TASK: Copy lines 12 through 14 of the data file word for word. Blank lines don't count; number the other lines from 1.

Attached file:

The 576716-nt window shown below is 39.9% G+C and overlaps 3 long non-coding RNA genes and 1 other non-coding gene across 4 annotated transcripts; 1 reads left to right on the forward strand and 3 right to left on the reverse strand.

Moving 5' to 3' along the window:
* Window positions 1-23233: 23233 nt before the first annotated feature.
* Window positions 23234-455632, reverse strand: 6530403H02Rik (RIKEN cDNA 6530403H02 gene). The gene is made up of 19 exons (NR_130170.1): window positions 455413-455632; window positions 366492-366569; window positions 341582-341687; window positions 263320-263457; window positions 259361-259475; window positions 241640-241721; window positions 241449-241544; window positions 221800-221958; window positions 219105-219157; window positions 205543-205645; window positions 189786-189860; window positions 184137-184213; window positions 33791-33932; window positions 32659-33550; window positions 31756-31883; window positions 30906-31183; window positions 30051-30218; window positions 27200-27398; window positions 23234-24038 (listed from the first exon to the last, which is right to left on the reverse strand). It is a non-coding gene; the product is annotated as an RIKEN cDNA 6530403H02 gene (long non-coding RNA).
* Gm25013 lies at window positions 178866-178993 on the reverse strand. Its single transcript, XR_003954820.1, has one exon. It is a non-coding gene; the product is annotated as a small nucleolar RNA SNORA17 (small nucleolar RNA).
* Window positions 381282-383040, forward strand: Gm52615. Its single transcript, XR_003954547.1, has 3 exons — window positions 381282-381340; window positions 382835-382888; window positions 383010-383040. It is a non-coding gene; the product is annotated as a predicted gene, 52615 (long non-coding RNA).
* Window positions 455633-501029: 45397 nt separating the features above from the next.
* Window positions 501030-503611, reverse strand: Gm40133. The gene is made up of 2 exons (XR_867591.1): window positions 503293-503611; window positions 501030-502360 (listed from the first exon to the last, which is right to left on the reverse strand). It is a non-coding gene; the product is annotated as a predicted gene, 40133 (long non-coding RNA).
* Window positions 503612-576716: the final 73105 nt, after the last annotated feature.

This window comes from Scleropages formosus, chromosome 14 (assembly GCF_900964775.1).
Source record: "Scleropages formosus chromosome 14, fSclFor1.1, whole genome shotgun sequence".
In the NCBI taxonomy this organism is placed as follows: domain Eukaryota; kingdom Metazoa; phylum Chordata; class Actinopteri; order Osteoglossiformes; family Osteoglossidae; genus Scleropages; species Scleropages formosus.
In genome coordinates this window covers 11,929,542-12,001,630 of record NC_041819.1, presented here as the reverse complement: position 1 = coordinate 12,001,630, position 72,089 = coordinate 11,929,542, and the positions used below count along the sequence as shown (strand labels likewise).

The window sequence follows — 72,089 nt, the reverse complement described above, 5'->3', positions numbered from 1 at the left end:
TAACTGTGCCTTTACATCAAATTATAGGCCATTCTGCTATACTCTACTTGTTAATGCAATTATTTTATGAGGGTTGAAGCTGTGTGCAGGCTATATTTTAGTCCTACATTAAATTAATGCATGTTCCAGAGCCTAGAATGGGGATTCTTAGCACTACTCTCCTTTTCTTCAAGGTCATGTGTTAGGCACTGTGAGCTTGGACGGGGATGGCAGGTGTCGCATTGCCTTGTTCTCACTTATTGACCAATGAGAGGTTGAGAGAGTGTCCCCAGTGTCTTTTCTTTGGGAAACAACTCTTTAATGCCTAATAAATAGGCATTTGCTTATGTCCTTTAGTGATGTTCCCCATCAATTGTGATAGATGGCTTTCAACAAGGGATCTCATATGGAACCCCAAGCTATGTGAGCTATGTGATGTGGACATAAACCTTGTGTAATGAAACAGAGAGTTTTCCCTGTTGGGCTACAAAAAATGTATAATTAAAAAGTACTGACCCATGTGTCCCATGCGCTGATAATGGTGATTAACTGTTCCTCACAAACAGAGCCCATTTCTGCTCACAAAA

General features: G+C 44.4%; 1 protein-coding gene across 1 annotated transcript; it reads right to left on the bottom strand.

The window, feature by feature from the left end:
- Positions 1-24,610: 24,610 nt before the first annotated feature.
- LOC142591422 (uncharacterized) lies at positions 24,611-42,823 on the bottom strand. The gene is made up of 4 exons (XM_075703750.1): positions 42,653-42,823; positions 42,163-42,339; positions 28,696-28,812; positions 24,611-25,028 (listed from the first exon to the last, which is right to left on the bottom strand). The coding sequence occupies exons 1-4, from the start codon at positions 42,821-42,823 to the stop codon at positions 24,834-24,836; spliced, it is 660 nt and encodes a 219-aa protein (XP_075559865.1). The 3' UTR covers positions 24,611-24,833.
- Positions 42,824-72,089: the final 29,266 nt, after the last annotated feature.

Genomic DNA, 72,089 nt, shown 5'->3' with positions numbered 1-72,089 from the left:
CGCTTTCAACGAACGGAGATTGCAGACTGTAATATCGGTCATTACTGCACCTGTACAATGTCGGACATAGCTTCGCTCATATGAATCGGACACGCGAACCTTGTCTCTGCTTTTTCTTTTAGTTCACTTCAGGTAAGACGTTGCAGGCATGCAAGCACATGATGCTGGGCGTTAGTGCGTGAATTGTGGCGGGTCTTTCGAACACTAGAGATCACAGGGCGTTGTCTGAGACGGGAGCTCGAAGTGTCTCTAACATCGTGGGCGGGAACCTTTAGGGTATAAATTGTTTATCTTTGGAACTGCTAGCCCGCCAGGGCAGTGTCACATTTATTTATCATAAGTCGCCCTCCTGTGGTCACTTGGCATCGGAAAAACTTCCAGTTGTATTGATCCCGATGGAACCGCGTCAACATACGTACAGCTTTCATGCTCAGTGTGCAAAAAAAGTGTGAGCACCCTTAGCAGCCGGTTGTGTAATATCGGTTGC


In the NCBI taxonomy this organism is placed as follows: domain Eukaryota; kingdom Metazoa; phylum Chordata; class Actinopteri; order Osteoglossiformes; family Osteoglossidae; genus Scleropages; species Scleropages formosus.
In genome coordinates this window covers 11,929,542-12,001,630 of record NC_041819.1, presented here as the reverse complement: position 1 = coordinate 12,001,630, position 72,089 = coordinate 11,929,542, and the positions used below count along the sequence as shown (strand labels likewise).

The window sequence follows — 72,089 nt, the reverse complement described above, 5'->3', positions numbered from 1 at the left end: